At the RHS Hampton Court Flower show this week, destinations from Charleston to Galicia, Normandy to Peru, came alive in the gardens from around the world. Each was inspired by the plants and landscapes that make these little corners of a country unique and special. The show is on for a few more days, so do go along to see these and many other beautiful gardens to find some inspiration for your next holiday.
As I was visiting on the 4th July, celebrations were in full swing at the three USA gardens from Oregon, Charleston and Austin.
Landscapes of Austin
At the Austin garden, the strumming of singer songwriter Carson McHone took me straight back to our holiday in Texas a few years ago, remembering all the street performers playing in the bars and by the food trailers in Austin. The stone walling, beaten earth paths and and rusting metal bowl filled with water were just as I remembered, even in the smart hotel where we stayed on our trip to Texas.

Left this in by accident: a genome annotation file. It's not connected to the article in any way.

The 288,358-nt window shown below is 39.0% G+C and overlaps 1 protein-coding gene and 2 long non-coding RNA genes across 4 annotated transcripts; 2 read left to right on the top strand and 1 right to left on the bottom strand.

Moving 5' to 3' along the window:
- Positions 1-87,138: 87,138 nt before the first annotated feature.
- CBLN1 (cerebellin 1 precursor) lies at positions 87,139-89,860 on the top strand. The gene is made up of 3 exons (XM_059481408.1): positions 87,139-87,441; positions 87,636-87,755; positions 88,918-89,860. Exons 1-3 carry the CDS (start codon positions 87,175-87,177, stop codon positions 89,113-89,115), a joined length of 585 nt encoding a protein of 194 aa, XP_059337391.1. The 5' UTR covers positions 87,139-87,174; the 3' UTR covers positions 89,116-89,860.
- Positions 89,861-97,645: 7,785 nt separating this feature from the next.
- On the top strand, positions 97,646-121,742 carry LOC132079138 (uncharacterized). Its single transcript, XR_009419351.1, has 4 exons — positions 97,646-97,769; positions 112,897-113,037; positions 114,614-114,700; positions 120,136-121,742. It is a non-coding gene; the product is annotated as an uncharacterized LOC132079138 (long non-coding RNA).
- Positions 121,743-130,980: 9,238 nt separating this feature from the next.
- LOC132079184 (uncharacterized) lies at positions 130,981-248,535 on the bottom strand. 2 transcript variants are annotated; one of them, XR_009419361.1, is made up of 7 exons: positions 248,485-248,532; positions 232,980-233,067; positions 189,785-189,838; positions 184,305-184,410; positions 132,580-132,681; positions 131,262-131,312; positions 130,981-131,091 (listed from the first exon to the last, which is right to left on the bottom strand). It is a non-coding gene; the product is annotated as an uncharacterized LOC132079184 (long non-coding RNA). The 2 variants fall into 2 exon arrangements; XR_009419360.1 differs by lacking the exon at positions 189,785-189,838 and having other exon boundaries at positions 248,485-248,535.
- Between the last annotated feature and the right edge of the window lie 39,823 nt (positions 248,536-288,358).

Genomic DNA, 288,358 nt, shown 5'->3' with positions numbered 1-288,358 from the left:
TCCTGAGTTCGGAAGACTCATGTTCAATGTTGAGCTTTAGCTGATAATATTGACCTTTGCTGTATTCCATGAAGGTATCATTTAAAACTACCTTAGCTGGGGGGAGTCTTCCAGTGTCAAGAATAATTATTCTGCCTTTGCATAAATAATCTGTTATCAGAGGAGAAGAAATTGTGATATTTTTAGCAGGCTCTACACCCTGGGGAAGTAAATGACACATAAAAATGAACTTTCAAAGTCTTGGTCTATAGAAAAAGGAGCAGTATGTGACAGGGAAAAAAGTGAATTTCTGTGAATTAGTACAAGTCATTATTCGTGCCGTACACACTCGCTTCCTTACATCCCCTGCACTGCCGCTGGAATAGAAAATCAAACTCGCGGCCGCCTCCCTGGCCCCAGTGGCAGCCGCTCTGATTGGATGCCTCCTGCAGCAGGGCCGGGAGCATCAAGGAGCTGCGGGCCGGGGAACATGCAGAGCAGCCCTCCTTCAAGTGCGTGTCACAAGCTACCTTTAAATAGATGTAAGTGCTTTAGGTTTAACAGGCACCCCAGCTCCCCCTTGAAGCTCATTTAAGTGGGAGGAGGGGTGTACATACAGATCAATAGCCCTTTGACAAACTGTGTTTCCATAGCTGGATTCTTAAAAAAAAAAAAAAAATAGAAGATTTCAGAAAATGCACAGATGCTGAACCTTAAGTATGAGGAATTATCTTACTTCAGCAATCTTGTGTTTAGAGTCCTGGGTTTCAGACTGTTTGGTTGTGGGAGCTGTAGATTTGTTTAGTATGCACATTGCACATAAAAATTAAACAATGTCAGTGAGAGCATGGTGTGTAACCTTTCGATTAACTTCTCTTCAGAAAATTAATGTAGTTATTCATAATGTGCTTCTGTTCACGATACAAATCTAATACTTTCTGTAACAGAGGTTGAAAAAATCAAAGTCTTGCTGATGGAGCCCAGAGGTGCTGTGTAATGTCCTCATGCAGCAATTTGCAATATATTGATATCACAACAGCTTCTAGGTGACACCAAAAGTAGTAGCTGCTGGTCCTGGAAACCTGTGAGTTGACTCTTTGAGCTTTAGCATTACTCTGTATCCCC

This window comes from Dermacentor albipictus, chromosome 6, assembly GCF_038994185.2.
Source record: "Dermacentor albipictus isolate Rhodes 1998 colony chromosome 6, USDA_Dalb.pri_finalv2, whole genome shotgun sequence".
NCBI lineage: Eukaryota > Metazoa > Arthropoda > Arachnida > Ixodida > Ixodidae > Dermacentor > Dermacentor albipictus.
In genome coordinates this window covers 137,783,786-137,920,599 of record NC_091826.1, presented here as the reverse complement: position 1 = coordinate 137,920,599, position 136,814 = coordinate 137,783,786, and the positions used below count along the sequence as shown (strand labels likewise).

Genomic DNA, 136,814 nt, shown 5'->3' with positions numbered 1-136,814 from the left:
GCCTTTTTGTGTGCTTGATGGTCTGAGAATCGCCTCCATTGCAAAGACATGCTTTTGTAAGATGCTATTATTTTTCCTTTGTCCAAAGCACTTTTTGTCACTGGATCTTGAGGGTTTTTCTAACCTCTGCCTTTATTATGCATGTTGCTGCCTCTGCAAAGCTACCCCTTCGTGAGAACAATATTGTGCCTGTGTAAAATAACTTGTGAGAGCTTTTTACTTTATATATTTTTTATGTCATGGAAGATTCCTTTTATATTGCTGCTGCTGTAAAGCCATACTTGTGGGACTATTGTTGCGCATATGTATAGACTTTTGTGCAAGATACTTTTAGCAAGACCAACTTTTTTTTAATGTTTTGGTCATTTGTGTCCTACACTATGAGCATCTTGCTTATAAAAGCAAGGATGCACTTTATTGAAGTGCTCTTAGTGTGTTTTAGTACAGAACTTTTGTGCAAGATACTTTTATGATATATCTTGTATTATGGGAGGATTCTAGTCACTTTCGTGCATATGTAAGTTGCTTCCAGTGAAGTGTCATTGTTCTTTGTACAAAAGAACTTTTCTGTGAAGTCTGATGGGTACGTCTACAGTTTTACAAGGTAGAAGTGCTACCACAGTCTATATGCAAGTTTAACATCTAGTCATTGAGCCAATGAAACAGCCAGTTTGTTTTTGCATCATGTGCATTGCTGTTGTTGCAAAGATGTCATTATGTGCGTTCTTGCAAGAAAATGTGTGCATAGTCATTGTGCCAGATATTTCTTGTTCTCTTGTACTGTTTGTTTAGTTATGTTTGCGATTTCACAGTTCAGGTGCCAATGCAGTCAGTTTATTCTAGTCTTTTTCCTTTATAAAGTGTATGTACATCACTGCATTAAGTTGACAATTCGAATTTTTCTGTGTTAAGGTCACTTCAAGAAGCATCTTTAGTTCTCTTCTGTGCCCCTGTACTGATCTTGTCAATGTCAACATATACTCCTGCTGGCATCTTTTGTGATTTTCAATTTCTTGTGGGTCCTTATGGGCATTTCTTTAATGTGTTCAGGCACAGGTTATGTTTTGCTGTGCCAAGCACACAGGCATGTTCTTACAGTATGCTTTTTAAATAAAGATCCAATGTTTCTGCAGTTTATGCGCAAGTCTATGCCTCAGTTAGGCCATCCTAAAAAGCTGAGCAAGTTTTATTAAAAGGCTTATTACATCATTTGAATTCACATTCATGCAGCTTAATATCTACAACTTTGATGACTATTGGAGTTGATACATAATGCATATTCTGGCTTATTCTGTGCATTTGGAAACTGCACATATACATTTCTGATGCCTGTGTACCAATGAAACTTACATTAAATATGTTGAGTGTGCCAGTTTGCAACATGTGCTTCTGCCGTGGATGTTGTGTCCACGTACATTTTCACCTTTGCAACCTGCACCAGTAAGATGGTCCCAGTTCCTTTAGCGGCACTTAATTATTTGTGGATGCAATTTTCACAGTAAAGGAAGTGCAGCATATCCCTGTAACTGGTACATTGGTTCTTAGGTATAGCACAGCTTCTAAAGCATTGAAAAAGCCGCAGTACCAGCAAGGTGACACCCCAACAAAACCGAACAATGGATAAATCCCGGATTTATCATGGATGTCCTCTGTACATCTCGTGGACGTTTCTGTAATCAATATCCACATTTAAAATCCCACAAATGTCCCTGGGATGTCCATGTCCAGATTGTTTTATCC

I loved the soft swathes of grass that looked as if they were rustling in the breeze, mixed with the dusty reds and yellows of Echinacea and other wild flowers. The spiky Agave were there too, to remind us that Texas is tequila country and they mix a mean margarita in Austin.
Mountains and Vineyards of Oregon
In the Oregon garden it was all about the mountain landscape with rocky outcrops and mountain streams backed by pine forests (or as much of a forest as you can realistically transport and plant at a garden show). There were a few vines too to show that they are a wine growing region and at the front a naturalistic planting of daisies and grasses looking as if they might be growing in the border of some farmer’s field. To represent the many cycling routes around the state, the edge of the borders were decorated with bicycle wheels.
Hidden gardens of Charleston